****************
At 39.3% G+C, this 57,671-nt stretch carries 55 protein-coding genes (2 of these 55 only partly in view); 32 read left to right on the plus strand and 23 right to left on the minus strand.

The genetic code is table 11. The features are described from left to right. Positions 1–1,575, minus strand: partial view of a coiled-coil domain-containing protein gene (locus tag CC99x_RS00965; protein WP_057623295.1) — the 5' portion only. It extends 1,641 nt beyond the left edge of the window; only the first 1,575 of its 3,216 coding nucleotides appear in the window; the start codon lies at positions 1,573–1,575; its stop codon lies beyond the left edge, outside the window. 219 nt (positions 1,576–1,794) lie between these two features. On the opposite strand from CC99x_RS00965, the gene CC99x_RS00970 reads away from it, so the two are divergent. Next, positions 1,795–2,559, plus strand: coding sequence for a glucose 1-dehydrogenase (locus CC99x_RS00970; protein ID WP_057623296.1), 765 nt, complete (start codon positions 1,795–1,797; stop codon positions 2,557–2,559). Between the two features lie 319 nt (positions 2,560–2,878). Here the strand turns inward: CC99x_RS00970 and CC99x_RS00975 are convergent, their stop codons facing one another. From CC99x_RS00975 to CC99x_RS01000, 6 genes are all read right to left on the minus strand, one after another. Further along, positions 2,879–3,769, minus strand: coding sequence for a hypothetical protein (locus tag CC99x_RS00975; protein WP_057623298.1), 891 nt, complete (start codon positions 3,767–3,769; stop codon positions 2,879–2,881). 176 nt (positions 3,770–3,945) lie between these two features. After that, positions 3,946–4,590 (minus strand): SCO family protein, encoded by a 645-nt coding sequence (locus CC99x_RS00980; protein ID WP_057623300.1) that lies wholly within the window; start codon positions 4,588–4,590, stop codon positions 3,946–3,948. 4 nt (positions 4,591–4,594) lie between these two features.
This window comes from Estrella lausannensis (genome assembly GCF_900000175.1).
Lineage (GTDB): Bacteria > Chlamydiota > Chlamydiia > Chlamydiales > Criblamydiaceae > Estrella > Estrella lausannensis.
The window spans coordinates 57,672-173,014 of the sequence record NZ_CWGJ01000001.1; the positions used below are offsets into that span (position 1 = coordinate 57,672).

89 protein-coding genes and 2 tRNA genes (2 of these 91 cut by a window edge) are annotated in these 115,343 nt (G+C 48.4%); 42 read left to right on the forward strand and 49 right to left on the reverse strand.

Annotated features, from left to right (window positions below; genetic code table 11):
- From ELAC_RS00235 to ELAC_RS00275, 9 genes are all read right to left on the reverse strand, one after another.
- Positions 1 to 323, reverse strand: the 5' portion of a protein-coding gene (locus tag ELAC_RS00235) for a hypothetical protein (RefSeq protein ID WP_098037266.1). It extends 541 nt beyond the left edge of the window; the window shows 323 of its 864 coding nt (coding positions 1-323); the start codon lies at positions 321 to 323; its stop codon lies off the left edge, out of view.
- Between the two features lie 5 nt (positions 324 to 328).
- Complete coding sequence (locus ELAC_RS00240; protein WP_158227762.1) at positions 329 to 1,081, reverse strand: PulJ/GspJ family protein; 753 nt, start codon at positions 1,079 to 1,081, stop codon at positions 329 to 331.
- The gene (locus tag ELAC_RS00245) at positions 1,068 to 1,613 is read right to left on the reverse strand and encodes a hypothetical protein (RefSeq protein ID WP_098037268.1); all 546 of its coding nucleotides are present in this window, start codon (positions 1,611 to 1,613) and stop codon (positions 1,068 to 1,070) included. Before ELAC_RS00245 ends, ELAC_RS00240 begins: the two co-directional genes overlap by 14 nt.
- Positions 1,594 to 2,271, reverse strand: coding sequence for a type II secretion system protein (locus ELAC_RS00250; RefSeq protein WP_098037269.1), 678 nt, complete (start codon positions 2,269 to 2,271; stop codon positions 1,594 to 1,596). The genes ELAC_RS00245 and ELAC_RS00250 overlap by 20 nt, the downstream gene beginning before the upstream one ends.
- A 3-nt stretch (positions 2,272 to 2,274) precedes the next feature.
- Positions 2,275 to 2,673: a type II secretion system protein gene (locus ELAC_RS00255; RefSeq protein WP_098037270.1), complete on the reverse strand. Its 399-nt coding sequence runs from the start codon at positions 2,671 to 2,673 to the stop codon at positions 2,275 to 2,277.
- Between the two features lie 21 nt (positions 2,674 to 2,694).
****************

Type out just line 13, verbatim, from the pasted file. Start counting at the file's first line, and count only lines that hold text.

- Positions 1,594 to 2,271, reverse strand: coding sequence for a type II secretion system protein (locus ELAC_RS00250; RefSeq protein WP_098037269.1), 678 nt, complete (start codon positions 2,269 to 2,271; stop codon positions 1,594 to 1,596). The genes ELAC_RS00245 and ELAC_RS00250 overlap by 20 nt, the downstream gene beginning before the upstream one ends.